Today, I lost a good friend. Normally, I wouldn’t post something like this in a place like this, but this friend was Andy Royer, a guy who helped make a lot of what’s happening on this site possible. Andy fought a hard fight against cancer for about two years and he never lost his hope or his spirit, despite how rough things got. And they were rough. I admire him for it.
I bought bamboo from Andy, The Bamboo Broker, for years before I finally got to meet him while working on the Trout Grass project with him. We became fast friends, and spent the years since jabbing each other about sports, drinking beer together and hiking mountains and cities around the country.
Andy was one of the most uninhibited, fun people I have ever had the privilege to know. Though I didn’t get to hang with him often in person, I will continue to think of him for the rest of my life, and I will miss him.
Happy trails, My Friend.
I’ve caught thousands of Greenback Cutthroat trout in my life, but it turns out that I haven’t.
My dad and I spend a solid portion of every year traipsing around the rockies and stalking the gorgeous red-bellied beasts. But, recently, I guess, we have discovered that whoever had originally decided we were catching Greenbacks was mistaken. It turns out that way back, when they started stocking these fish around the general area, they grabbed the wrong species, or DNA strain, or whatever, and we’ve all been catching Colorado River Cutthroats and thinking they were Greenbacks ever since. Apparently, there’s a drainage not too far from my home where we can go to catch the real thing, and maybe I’ll do that if for no other reason than a change of scenery, someday.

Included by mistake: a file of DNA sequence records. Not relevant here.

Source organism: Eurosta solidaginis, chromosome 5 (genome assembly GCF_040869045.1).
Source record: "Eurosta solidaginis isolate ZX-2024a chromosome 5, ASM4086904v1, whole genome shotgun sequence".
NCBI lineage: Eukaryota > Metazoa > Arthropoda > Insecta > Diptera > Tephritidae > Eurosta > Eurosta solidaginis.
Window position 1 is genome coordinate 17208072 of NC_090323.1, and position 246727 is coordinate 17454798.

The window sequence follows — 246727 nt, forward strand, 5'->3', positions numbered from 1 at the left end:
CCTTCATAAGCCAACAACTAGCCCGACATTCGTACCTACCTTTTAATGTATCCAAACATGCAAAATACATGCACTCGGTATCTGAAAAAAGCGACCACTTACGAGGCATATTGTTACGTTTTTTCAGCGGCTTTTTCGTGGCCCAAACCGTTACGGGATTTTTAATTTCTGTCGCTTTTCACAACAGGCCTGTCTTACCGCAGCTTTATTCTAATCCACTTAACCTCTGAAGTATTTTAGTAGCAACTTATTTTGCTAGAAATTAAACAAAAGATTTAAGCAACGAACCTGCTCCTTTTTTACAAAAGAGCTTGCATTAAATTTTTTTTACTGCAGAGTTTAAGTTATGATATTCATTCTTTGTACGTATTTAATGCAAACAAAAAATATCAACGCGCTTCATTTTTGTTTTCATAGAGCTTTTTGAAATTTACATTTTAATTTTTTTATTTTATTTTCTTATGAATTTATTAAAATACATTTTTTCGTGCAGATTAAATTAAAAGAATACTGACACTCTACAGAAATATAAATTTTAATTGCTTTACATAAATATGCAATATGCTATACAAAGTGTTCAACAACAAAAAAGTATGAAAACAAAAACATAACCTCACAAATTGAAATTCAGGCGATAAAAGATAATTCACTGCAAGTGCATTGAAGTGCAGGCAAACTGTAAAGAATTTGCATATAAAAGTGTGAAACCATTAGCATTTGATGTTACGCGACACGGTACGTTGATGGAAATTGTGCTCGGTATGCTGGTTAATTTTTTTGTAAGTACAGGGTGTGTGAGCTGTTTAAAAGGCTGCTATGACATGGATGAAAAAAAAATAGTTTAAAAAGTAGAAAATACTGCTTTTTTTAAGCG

Anyway, I can’t say that I’m at all distraught; It really doesn’t remove any of the joy I’ve experienced in fishing for these fish; it doesn’t matter what they’re called. Shakespeare said something about names and roses…
A hundred years ago, a guy stuck a fish in a lake and told another guy that it was a Greenback; since that time, people have been catching Greenback Cutthroats all over our Rocky Mountain waterways. Except… apparently we haven’t.
Next time you think you know something because you read it on a placard or because your science teacher told you so, maybe think twice.